Giant Wigan store’s future hangs in the balance

Debenhams in Wigan's Grand Arcade
Debenhams in Wigan's Grand Arcade

The future of Wigan’s biggest department store hangs in the balance after the company that owns it reported its biggest ever losses and announced plans to shut dozens of outlets.

Debenhams is the anchor tenant of the Grand Arcade, employing dozens of staff, occupying a huge space at the rear of the mall and is also the gateway to one of the town’s main car parks.

Employees are now on tenterhooks waiting to see if theirs is one of 50 stores in the national chain on which the axe will fall, whether they are one of a further 20 which are “under review” or whether they will be spared altogether.

News of the cuts came just hours after the arcade was celebrating the announced return of HMV after a five-year absence and has recently welcomed also a 3 store and Menkind.

But these are tough times in Wigan as in many other town centres. Another major tenant of the Grand Arcade, M&S, has indicated that it may pull out and open one of its food-only outlets at Robin Park instead; and gentlemen’s outfitter Greenwoods, in Market Place, has also put up signs saying it is closing down.

On the subject of Debenhams, Grand Arcade manager John Sanson, said: “These are tough times and we will just have to wait and see. I do believe that the Wigan store is profitable but you never know given the losses they have made and you don’t know the criteria.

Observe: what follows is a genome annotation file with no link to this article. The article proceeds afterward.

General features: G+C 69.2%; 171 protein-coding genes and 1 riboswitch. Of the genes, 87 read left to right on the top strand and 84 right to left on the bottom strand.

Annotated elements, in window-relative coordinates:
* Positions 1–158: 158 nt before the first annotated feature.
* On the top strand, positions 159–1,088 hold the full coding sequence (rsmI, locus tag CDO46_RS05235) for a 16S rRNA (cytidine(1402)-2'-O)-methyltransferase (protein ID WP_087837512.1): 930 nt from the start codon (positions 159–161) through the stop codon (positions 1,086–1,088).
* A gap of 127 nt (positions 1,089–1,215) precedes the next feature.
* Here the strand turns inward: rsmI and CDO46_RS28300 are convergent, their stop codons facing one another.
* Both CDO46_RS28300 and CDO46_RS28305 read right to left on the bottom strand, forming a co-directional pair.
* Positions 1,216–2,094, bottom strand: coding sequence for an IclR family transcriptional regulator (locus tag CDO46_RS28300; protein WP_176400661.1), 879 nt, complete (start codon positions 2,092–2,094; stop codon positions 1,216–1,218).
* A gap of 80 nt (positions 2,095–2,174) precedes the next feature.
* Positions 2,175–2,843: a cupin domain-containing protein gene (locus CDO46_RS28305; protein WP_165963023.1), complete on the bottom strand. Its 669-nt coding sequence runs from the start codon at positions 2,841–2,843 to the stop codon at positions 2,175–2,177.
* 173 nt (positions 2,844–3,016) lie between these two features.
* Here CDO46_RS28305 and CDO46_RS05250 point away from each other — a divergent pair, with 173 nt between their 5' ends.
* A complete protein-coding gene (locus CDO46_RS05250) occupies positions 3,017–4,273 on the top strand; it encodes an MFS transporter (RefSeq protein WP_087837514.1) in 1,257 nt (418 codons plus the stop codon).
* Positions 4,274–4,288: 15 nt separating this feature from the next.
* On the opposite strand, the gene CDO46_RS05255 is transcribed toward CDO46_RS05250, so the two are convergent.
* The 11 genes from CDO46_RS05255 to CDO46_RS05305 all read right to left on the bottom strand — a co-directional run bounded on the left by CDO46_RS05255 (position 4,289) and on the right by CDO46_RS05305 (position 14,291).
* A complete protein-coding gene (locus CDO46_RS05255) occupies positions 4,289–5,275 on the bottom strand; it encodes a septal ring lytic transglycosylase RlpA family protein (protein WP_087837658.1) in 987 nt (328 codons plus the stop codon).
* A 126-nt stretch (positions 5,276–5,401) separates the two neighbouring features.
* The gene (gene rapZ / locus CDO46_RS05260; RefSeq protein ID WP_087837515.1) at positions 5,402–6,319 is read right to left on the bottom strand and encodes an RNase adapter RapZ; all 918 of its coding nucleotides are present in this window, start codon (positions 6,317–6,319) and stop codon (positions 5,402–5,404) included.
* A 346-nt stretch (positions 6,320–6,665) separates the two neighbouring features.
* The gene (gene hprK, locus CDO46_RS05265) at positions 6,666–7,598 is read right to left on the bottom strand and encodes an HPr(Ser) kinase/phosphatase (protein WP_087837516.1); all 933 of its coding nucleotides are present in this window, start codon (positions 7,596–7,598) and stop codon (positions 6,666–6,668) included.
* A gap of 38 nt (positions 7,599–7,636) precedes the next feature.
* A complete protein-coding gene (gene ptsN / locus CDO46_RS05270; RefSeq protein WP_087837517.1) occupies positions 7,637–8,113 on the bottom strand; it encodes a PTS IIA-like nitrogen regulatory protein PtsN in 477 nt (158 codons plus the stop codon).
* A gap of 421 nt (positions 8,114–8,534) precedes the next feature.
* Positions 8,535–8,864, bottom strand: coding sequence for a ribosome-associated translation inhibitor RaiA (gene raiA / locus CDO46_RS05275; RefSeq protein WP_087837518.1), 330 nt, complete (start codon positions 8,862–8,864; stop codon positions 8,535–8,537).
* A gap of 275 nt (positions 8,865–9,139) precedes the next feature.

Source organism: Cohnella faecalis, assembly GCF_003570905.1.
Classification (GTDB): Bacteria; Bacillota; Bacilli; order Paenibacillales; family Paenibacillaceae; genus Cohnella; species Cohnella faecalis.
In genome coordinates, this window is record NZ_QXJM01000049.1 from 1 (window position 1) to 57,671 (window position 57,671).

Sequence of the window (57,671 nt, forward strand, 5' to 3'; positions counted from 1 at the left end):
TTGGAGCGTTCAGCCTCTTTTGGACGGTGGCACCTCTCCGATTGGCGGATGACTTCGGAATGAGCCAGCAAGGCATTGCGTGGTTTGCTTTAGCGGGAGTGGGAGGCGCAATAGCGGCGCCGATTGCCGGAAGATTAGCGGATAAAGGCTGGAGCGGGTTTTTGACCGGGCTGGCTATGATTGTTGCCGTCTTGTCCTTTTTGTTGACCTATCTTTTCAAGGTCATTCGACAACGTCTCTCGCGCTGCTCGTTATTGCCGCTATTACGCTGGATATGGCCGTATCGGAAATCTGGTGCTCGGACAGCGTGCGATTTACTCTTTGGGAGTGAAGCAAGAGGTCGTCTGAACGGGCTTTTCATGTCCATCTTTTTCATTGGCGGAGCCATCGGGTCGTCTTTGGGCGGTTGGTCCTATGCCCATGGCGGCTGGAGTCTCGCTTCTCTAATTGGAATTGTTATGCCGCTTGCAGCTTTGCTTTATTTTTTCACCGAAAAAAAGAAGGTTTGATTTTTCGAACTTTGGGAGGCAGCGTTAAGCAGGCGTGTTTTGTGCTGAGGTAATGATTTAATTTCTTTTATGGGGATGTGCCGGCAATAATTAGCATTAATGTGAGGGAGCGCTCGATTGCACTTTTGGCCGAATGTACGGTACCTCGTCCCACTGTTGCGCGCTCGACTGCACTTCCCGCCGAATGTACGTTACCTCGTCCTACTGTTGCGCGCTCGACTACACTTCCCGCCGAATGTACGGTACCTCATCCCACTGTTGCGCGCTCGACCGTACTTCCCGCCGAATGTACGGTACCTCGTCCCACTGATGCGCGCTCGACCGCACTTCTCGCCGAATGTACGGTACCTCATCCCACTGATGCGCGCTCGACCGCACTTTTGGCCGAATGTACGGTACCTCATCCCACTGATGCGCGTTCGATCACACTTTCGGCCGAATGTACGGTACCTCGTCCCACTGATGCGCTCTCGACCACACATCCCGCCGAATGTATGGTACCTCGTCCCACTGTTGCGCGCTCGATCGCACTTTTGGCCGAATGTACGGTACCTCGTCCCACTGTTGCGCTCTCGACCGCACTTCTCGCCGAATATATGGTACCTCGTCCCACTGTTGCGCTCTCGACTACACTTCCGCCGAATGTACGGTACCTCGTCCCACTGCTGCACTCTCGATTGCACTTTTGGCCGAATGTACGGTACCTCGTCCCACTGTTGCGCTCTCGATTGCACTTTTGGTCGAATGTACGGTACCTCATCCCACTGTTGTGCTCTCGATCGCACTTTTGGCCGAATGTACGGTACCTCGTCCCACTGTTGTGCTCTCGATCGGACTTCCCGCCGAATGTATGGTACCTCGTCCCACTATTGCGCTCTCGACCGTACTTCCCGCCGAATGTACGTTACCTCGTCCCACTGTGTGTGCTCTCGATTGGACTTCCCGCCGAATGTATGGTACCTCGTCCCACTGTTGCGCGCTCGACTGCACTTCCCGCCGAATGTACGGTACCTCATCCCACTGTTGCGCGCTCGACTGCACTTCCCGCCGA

“I would hope they were all right.”

Asked what would happen should the store close, Mr Sanson added: “I think we would have to re-appraise that large space and find alternative usage for it. It would have to change into something else but we are not preparing for that or looking at that.”

The group said the closures will take place over a three to five-year period and the announcement comes alongside a dire set of financial figures.

Debenhams’ £491.5m loss in the year to September 1 is the biggest in its history. It was stung by exceptional write-downs of £512.4m, primarily relating to store and lease provisions, IT costs and impairment charges. The loss compares with a £59m profit in 2017.

Boss Sergio Bucher said: “It has been a tough year for retail in 2018 and our performance reflects that. We are taking decisive steps to strengthen Debenhams in a market that remains volatile and challenging.”